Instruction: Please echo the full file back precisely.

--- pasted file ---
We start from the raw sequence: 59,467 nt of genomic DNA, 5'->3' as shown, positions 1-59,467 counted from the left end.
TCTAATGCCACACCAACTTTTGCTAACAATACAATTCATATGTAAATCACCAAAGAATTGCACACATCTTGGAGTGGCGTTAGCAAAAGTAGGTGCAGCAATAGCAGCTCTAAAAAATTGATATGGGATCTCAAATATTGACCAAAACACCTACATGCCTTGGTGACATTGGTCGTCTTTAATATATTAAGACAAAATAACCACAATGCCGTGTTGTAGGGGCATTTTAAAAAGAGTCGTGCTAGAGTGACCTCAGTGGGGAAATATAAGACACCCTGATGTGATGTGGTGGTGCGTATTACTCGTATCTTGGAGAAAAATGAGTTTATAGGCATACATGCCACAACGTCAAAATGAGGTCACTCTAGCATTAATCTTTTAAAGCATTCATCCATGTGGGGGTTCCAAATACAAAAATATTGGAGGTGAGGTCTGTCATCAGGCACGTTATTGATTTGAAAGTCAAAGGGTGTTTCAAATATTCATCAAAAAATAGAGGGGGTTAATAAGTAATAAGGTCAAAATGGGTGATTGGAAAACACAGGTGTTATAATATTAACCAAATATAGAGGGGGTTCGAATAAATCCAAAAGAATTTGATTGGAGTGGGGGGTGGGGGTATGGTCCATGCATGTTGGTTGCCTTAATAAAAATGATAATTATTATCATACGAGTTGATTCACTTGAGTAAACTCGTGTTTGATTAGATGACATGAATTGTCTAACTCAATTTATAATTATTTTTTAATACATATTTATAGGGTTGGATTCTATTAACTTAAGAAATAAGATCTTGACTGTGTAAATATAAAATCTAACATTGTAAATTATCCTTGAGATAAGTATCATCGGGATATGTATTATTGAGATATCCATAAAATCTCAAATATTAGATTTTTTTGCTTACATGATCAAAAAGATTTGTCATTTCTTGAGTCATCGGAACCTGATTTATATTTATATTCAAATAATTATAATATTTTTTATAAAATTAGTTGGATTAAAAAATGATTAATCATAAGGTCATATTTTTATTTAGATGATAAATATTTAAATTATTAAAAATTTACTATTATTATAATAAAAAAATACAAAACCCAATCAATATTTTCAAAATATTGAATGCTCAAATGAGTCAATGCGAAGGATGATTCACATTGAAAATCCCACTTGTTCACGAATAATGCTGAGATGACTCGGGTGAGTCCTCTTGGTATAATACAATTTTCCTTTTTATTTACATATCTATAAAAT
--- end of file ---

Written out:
We start from the raw sequence: 59,467 nt of genomic DNA, 5'->3' as shown, positions 1-59,467 counted from the left end.
TCTAATGCCACACCAACTTTTGCTAACAATACAATTCATATGTAAATCACCAAAGAATTGCACACATCTTGGAGTGGCGTTAGCAAAAGTAGGTGCAGCAATAGCAGCTCTAAAAAATTGATATGGGATCTCAAATATTGACCAAAACACCTACATGCCTTGGTGACATTGGTCGTCTTTAATATATTAAGACAAAATAACCACAATGCCGTGTTGTAGGGGCATTTTAAAAAGAGTCGTGCTAGAGTGACCTCAGTGGGGAAATATAAGACACCCTGATGTGATGTGGTGGTGCGTATTACTCGTATCTTGGAGAAAAATGAGTTTATAGGCATACATGCCACAACGTCAAAATGAGGTCACTCTAGCATTAATCTTTTAAAGCATTCATCCATGTGGGGGTTCCAAATACAAAAATATTGGAGGTGAGGTCTGTCATCAGGCACGTTATTGATTTGAAAGTCAAAGGGTGTTTCAAATATTCATCAAAAAATAGAGGGGGTTAATAAGTAATAAGGTCAAAATGGGTGATTGGAAAACACAGGTGTTATAATATTAACCAAATATAGAGGGGGTTCGAATAAATCCAAAAGAATTTGATTGGAGTGGGGGGTGGGGGTATGGTCCATGCATGTTGGTTGCCTTAATAAAAATGATAATTATTATCATACGAGTTGATTCACTTGAGTAAACTCGTGTTTGATTAGATGACATGAATTGTCTAACTCAATTTATAATTATTTTTTAATACATATTTATAGGGTTGGATTCTATTAACTTAAGAAATAAGATCTTGACTGTGTAAATATAAAATCTAACATTGTAAATTATCCTTGAGATAAGTATCATCGGGATATGTATTATTGAGATATCCATAAAATCTCAAATATTAGATTTTTTTGCTTACATGATCAAAAAGATTTGTCATTTCTTGAGTCATCGGAACCTGATTTATATTTATATTCAAATAATTATAATATTTTTTATAAAATTAGTTGGATTAAAAAATGATTAATCATAAGGTCATATTTTTATTTAGATGATAAATATTTAAATTATTAAAAATTTACTATTATTATAATAAAAAAATACAAAACCCAATCAATATTTTCAAAATATTGAATGCTCAAATGAGTCAATGCGAAGGATGATTCACATTGAAAATCCCACTTGTTCACGAATAATGCTGAGATGACTCGGGTGAGTCCTCTTGGTATAATACAATTTTCCTTTTTATTTACATATCTATAAAAT